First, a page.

Continuity and Change in Grammar

Editors
| Ghent University
| University of Cambridge
| University of Cambridge
| University of Cambridge
HardboundAvailable
ISBN 9789027255426 | EUR 99.00 | USD 149.00
 
e-Book
ISBN 9789027288073 | EUR 99.00 | USD 149.00
 
One of the principal challenges of historical linguistics is to explain the causes of language change. Any such explanation, however, must also address the ‘actuation problem’: why is it that changes occurring in a given language at a certain time cannot be reliably predicted to recur in other languages, under apparently similar conditions? The sixteen contributions to the present volume each aim to elucidate various aspects of this problem, including: What processes can be identified as the drivers of change? How central are syntax-external (phonological, lexical or contact-based) factors in triggering syntactic change? And how can all of these factors be reconciled with the actuation problem? Exploring data from a wide range of languages from both a formal and a functional perspective, this book promises to be of interest to advanced students and researchers in historical linguistics, syntax and their intersection.
[Linguistik Aktuell/Linguistics Today, 159]  2010.  viii, 359 pp.
Publishing status: Available
Table of Contents
List of contributors
vii–viii
Introduction: Continuity and change in grammar
Anne Breitbarth, Christopher Lucas, Sheila Watts and David Willis
1–10
Part I. Continuity
What changed where?: A plea for the re-evaluation of dialectal evidence
Katrin Axel-Tober and Helmut Weiß
13–34
Impossible changes and impossible borrowings: The Final-over-Final Constraint
Theresa Biberauer, Michelle Sheehan and Glenda Newton
35–60
Continuity is change: The long tail of Jespersen’s cycle in Flemish
Anne Breitbarth and Liliane Haegeman
61–76
Using the Matrix Language Frame model to measure the extent of word-order convergence in Welsh-English bilingual speech
Peredur Webb-Davies and Margaret Deuchar
77–96
On language contact as an inhibitor of language change: The Spanish of Catalan bilinguals in Majorca
Andrés Enrique-Arias
97–118
Towards notions of comparative continuity in English and French
Remus Gergel
119–144
Variation, continuity and contact in Middle Norwegian and Middle Low German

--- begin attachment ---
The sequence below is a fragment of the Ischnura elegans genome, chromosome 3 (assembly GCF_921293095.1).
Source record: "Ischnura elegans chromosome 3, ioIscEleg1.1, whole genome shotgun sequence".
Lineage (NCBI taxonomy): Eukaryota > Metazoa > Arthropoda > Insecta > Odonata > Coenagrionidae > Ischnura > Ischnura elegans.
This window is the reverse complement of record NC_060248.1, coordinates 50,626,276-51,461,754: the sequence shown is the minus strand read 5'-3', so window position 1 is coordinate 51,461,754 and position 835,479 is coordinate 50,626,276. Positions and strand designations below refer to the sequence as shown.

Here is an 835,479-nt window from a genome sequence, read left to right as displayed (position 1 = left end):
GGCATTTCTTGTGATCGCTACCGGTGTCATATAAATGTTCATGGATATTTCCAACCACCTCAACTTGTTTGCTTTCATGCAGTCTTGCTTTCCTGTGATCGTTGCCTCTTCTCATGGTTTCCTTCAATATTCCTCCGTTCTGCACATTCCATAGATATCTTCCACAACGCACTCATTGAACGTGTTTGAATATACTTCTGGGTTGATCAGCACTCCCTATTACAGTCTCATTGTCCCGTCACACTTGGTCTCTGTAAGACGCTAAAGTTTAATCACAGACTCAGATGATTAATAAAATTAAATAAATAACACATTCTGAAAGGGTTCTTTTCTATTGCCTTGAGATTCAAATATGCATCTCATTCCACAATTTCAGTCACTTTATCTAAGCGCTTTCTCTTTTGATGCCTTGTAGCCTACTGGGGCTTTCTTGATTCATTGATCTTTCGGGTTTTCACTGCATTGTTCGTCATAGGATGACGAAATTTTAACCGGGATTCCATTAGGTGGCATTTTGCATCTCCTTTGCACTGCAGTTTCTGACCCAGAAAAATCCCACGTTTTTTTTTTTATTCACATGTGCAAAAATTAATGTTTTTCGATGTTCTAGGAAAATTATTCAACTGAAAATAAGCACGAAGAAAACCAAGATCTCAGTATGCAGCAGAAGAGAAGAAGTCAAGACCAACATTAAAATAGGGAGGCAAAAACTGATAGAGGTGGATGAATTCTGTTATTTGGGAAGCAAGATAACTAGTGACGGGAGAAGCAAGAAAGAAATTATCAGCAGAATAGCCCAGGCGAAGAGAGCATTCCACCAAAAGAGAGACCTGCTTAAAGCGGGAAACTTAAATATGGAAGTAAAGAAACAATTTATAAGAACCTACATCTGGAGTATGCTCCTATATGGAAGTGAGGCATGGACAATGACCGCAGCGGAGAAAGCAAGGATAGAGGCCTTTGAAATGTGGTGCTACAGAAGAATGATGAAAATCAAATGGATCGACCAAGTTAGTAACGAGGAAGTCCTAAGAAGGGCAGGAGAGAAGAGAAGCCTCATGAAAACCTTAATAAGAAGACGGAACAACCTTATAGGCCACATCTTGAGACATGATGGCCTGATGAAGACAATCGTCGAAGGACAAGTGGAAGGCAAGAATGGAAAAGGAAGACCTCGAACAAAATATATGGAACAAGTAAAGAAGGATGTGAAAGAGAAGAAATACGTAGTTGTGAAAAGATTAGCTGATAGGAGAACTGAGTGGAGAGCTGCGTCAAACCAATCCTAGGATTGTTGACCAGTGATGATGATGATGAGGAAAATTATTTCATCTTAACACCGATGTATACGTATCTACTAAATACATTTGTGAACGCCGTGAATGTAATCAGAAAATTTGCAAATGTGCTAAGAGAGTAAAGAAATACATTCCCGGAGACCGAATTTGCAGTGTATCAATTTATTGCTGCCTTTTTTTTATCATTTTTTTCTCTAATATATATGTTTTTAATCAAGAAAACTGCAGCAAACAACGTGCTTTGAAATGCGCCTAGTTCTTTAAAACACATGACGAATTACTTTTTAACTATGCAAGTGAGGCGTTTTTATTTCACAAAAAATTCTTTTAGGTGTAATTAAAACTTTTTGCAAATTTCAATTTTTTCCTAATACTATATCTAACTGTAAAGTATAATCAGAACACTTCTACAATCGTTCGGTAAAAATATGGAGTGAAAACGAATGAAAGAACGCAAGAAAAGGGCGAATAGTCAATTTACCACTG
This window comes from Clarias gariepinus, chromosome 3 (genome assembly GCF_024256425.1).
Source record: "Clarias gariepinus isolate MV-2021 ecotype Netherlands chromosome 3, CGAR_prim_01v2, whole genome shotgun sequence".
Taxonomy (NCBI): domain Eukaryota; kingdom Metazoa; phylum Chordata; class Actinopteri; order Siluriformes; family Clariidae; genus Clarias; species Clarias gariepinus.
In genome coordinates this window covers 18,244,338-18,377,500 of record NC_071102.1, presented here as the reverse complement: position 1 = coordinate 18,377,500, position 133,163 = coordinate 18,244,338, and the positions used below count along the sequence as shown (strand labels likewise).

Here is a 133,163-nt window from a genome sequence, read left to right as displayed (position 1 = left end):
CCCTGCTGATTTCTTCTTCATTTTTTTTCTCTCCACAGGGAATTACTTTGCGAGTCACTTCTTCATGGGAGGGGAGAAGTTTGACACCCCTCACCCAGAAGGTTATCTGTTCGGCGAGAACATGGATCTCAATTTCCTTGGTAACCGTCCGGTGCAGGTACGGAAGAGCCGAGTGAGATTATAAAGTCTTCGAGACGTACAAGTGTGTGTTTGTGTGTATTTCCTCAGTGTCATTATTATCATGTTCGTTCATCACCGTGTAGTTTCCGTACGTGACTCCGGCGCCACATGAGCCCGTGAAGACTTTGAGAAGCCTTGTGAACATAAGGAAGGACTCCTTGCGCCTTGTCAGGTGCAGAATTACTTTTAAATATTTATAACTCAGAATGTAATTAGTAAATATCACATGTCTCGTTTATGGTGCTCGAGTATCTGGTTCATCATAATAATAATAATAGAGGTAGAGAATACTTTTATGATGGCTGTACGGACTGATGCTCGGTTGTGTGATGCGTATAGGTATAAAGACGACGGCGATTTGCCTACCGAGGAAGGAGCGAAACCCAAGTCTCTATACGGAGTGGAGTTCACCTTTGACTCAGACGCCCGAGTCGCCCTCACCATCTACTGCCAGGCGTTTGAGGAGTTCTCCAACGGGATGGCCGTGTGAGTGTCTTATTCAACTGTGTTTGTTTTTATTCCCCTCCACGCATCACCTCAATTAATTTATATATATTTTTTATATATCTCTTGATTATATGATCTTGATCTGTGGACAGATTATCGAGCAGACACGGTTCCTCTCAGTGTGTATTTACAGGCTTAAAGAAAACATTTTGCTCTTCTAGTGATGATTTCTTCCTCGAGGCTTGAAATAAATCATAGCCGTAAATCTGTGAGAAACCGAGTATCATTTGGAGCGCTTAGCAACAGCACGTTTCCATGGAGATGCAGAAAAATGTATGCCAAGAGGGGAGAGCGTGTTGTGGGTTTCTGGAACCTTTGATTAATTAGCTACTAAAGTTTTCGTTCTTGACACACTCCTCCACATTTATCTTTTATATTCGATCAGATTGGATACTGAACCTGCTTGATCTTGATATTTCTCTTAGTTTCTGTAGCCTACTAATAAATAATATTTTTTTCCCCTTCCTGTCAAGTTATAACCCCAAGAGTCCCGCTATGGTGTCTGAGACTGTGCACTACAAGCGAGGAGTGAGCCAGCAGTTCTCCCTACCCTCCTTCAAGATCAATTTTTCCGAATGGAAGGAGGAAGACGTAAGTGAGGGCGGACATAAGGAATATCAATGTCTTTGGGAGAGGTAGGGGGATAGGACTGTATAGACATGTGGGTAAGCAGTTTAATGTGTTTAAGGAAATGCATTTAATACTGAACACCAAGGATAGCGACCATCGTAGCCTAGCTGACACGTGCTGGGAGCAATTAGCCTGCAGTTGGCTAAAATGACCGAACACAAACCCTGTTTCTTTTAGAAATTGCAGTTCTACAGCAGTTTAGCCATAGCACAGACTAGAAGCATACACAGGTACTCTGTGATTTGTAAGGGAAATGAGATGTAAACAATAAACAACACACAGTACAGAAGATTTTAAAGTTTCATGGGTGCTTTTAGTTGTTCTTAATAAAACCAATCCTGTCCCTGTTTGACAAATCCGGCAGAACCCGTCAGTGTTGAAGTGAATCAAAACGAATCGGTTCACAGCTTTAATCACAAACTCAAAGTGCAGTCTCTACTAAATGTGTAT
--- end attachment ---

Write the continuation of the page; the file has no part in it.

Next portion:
John D. Sundquist
145–166
Part II. Change
Directionality in word-order change in Austronesian languages
Edith Aldridge
169–180
Negative co-ordination in the history of English
Richard P. Ingham
181–200
Formal features and the development of the Spanish D-system
Masataka Ishikawa
201–224
The rise of OV word order in Irish verbal-noun clauses
Elliott Lash
225–248
The great siSwati locative shift
Lutz Marten
249–268
The impact of failed changes
Gertjan Postma
269–302
A case of degrammaticalization in northern Swedish
Henrik Rosenkvist
303–320
Jespersen’s Cycle in German from the phonological perspective of syllable and word languages
Renata Szczepaniak
321–334
An article on the rise: Contact-induced change and the rise and fall of N-to-D movement
Mila Dimitrova-Vulchanova and Valentin Vulchanov
335–354
Language index
355–356
Subject index
357–359
Cited by

Cited by other publications

Larrivée, Pierre
2010. The pragmatic motifs of the Jespersen cycle: Default, activation, and the history of negation in French. Lingua 120:9  pp. 2240 ff. Crossref logo

This list is based on CrossRef data as of 06 november 2020. Please note that it may not be complete. Sources presented here have been supplied by the respective publishers. Any errors therein should be reported to them.

Subjects
BIC Subject: CFK – Grammar, syntax
BISAC Subject: LAN009000 – LANGUAGE ARTS & DISCIPLINES / Linguistics / General
U.S. Library of Congress Control Number:  2010014516 | Marc record